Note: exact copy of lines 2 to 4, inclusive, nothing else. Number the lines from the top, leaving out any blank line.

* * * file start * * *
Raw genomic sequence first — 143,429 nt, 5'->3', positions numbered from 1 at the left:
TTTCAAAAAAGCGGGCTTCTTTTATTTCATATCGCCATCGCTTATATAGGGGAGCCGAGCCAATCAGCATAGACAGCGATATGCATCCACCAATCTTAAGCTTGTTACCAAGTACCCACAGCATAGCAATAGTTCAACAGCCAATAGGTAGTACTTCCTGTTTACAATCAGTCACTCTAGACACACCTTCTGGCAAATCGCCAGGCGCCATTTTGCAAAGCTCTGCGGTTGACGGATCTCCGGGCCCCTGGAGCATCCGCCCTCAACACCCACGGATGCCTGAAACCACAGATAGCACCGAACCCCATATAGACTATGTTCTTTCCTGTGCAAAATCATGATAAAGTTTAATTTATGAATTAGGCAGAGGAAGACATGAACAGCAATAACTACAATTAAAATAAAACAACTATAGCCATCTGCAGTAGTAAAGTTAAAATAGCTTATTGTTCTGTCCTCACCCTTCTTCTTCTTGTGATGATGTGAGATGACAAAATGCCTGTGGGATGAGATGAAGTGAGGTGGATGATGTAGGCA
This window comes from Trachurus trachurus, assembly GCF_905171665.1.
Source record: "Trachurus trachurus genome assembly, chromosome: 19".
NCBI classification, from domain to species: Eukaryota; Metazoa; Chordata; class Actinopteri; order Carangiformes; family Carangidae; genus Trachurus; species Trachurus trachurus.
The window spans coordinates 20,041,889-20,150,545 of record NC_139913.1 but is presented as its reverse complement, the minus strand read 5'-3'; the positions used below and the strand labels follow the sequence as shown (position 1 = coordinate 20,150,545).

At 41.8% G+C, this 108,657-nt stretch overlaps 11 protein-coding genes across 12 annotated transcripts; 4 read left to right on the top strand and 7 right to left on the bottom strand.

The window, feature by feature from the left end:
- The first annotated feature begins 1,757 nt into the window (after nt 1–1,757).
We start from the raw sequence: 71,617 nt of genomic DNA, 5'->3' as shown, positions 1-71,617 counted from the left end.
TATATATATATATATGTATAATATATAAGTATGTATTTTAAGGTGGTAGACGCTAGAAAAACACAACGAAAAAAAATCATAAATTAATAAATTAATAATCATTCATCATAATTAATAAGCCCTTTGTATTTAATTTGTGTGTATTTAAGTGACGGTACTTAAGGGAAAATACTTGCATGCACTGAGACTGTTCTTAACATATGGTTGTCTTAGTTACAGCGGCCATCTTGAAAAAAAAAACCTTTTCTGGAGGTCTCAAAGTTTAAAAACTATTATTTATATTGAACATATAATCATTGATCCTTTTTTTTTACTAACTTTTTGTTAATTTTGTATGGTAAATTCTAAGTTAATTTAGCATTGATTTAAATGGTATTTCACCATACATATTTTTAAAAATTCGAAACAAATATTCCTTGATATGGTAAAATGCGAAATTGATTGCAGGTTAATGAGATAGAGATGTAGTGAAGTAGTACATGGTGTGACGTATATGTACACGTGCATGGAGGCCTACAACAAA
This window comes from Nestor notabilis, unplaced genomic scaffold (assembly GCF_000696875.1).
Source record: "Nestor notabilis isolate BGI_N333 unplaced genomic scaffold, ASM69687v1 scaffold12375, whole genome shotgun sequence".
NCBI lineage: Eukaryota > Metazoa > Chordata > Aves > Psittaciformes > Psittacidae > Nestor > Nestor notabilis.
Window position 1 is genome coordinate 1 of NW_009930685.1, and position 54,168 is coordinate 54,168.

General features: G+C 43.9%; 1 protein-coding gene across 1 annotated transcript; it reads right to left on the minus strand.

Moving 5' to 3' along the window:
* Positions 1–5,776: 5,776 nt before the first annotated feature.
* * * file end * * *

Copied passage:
TTTCAAAAAAGCGGGCTTCTTTTATTTCATATCGCCATCGCTTATATAGGGGAGCCGAGCCAATCAGCATAGACAGCGATATGCATCCACCAATCTTAAGCTTGTTACCAAGTACCCACAGCATAGCAATAGTTCAACAGCCAATAGGTAGTACTTCCTGTTTACAATCAGTCACTCTAGACACACCTTCTGGCAAATCGCCAGGCGCCATTTTGCAAAGCTCTGCGGTTGACGGATCTCCGGGCCCCTGGAGCATCCGCCCTCAACACCCACGGATGCCTGAAACCACAGATAGCACCGAACCCCATATAGACTATGTTCTTTCCTGTGCAAAATCATGATAAAGTTTAATTTATGAATTAGGCAGAGGAAGACATGAACAGCAATAACTACAATTAAAATAAAACAACTATAGCCATCTGCAGTAGTAAAGTTAAAATAGCTTATTGTTCTGTCCTCACCCTTCTTCTTCTTGTGATGATGTGAGATGACAAAATGCCTGTGGGATGAGATGAAGTGAGGTGGATGATGTAGGCA
This window comes from Trachurus trachurus, assembly GCF_905171665.1.
Source record: "Trachurus trachurus genome assembly, chromosome: 19".